Let the Games Begin!

Thank goodness for corporate types with money to throw around! The PWC folks are helping me make a first [slightly less complicated] attempt at freeing the puppets. [not cutting the strings per se, just giving them a chance to move themselves a little]

Apparently, the PWC teams from the past [this is the third to come and work with FP] created something called the “Ulysses Cup”—a soccer tournament complete with entry fees, food vendors and prize money. As seems common around here, the first year it was just for students, the second year they included staff and teams from the foundation central office, and last year [when there wasn’t a Ulysses team here at all] the tournament was no longer open to students. LAME.

Y por eso, this year’s team wanted to start a new tradition; something fun, something entrepreneurial, something exciting, something for the students, by the students. So, over a truly delicious dinner [working with them has ruined me in terms of the school food. sad day.] we came up with a plan:

Teams of students work together to develop a plan for an income-generating party. The teams write up a proposal and make an oral presentation, complete with PowerPoint, to a panel of judges [not school administrators or staff] who choose which party plan will be executed. [Citeria include: creativity, potential for profit, thoroughness of plan/risk management, and of course the professionalism of their presentation] PWC provides the budget [1,000,000 Gs : I know, it sounds huge, and it is, but just for perspective, it’s only about $250] and the whole student body works together to execute the plan. The first 1,000,000 Gs they earn from the party becomes the prize money for the winning team. The rest [and the students I pilot tested the idea on were pretty confident they could make about 3,000,000 Gs] goes to purchasing something for the student body; sport equipment, a stereo, software etc.

[My dogged American individualism got challenged again here. We had originally decided that the profit above and beyond the prize money would be divided equally among the rest of the students. Even if it was just 10,000 Gs, that’s more than most of them ever have in pocket at any given time. But with every student I ran it by, the response was the same: “Why would you split it up? We would much rather use it together for something we all want.” I guess I am not certain what the response would have been in an American High School, but I have my guesses.]

Anyway, we announced it last night—and with the exception of the headmistress’s remarkable talent for turning absolutely anything into a lecture [the word in Spanish is “sermon,” and she probably spent a good 20 minutes sermonizing about the evils of celebrating birthdays without including the whole student body, etc.] – it went pretty well. I think it’s sadly indicative that even though they gasped quite satisfyingly at the budget and the prize, they seem wary of getting too excited. Like they can’t quite picture it going the way I said it would.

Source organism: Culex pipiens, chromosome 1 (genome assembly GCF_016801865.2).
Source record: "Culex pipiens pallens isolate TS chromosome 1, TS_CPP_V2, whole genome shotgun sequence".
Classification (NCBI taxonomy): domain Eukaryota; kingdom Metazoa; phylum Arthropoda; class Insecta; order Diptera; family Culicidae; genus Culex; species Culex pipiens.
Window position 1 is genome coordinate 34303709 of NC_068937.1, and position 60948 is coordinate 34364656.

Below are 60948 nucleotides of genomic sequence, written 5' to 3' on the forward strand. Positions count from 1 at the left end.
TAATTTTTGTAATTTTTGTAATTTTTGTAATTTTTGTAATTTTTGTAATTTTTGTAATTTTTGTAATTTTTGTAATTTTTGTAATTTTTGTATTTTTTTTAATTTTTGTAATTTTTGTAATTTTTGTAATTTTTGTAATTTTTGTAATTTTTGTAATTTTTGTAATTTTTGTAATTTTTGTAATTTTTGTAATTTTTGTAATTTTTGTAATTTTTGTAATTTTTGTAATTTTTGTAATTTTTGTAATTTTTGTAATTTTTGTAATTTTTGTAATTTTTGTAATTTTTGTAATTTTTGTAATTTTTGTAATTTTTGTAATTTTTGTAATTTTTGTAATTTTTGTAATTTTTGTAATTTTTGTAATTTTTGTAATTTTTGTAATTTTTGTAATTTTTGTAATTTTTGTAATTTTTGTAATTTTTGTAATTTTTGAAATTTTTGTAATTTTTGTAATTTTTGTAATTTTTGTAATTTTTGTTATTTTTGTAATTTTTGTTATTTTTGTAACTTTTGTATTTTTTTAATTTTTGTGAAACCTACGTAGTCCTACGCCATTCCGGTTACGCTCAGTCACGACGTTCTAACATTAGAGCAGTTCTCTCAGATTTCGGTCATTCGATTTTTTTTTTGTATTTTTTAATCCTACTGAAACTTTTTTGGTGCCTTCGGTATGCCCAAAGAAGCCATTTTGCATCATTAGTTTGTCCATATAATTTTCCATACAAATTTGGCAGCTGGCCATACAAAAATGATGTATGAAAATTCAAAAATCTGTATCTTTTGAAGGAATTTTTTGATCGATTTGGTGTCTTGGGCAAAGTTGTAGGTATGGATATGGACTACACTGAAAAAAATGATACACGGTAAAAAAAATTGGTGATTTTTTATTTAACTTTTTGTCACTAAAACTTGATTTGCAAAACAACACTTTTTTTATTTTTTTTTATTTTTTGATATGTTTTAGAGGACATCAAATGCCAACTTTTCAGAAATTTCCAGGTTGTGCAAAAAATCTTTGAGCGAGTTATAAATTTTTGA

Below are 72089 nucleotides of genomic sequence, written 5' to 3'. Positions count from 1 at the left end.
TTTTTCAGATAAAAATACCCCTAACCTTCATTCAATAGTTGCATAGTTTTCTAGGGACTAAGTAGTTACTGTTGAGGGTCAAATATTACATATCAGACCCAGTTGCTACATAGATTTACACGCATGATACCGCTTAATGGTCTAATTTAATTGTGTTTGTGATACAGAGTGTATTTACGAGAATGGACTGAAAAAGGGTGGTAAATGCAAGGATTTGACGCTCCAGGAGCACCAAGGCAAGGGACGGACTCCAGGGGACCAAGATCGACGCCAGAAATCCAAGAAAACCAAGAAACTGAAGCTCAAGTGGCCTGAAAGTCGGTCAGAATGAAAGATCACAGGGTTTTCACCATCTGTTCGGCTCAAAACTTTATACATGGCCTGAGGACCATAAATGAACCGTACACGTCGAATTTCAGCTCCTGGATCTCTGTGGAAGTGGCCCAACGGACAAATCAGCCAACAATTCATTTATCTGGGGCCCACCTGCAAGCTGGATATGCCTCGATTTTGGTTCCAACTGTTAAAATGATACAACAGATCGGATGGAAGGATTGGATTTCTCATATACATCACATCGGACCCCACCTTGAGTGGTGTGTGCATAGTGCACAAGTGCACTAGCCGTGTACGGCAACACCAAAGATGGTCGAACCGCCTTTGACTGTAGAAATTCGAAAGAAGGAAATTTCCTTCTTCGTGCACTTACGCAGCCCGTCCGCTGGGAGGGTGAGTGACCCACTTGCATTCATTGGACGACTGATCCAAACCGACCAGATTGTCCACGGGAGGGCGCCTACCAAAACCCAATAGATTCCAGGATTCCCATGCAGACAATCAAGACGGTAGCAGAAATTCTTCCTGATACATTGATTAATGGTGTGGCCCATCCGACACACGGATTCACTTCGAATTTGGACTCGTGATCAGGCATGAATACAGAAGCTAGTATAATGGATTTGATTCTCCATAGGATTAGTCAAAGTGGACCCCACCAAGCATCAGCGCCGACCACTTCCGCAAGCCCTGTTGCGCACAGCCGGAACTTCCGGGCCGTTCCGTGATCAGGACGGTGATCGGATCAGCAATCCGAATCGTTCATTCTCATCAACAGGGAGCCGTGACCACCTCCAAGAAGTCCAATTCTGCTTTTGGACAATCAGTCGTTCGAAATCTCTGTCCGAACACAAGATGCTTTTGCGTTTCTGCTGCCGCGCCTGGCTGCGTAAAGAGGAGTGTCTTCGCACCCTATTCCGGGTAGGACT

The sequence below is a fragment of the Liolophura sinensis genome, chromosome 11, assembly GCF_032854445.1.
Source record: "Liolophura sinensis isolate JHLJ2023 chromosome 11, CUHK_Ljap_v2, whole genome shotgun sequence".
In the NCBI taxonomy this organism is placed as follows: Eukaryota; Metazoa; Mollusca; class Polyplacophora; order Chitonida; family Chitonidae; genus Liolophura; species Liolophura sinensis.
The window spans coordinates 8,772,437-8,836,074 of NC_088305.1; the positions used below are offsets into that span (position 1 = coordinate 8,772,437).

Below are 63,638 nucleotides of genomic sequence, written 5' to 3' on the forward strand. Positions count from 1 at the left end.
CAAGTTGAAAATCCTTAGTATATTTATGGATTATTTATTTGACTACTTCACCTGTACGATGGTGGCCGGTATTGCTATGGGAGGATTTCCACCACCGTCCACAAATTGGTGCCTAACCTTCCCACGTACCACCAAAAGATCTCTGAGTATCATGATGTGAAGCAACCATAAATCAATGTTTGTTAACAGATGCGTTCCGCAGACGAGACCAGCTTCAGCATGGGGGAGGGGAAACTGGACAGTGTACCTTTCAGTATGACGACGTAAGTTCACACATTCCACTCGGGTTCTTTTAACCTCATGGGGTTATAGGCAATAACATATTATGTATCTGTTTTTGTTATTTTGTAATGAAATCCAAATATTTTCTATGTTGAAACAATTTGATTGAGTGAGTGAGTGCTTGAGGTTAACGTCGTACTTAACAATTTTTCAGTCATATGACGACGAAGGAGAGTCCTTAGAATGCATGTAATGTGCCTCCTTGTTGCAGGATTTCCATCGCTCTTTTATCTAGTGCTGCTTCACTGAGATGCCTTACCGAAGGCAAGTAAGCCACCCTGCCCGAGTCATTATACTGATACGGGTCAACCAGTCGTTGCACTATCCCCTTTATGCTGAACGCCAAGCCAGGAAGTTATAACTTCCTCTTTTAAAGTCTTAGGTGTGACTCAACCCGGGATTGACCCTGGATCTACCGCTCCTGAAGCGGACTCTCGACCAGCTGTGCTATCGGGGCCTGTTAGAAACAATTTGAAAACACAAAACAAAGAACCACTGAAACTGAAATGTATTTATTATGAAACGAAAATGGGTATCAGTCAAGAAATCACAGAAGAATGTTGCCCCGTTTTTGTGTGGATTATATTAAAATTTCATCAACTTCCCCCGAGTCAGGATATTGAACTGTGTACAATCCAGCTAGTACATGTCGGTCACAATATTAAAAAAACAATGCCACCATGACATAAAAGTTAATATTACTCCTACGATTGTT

But, it feels like progress, and I’m determined to do all I can to get the puppeteers to hold still long enough to see these puppets dance.

Que Suerte!

Part of the reason I haven’t posted anything here in about a week [aside from the fact that I am just a bit inconsiderate sometimes—sorry, Mama] is that I have been really busy.
Monday morning, through what I feel quite confident calling a “wink from God,” I met up a Ulysses Team [it’s a leadership development program] from Price Waterhouse Cooper [pretty sure they do investment banking…and do it pretty well] who have been sent here to work on the replication model for self-sustaining education. Que bendicione, no?!

I was walking to the Parador to help Mirta in the kitchen because the usual cook’s daughter was in the hospital with appendicitis. Someone I hadn’t seen before jogged past and I said “hola” as usual. They responded with “good morning” which threw me off, making me realize that it had been a good week since I had heard anyone speak English [Tim having gone off to Argentina and Jorge being on vacation]. The group came to the Parador for lunch and for some inexplicable [aside from calling it what it was] reason, I really wanted to talk with them. Not having any convenient excuse, I simply wandered over to the table and invited myself to lunch.

Turns out that might have been the best choice I’ve made this whole trip. We quickly discovered that we were all trying to do the same thing—and that we each had experience the others lacked [they with all sorts of business models and best practices, me with the foundation, the school and the students]. We’ve had a very productive couple of days, and have now the start of a list of principles of self-sustaining education, as well as a skeletal accreditation system for the Teach a Man to Fish Network [not directly tied to Fundacion Paraguaya, but working closely together]. If anyone is interested, I’ll send you the documents—they’re currently a bit long to post here. I feel really good about both the work and the connections. And really grateful for the prompting.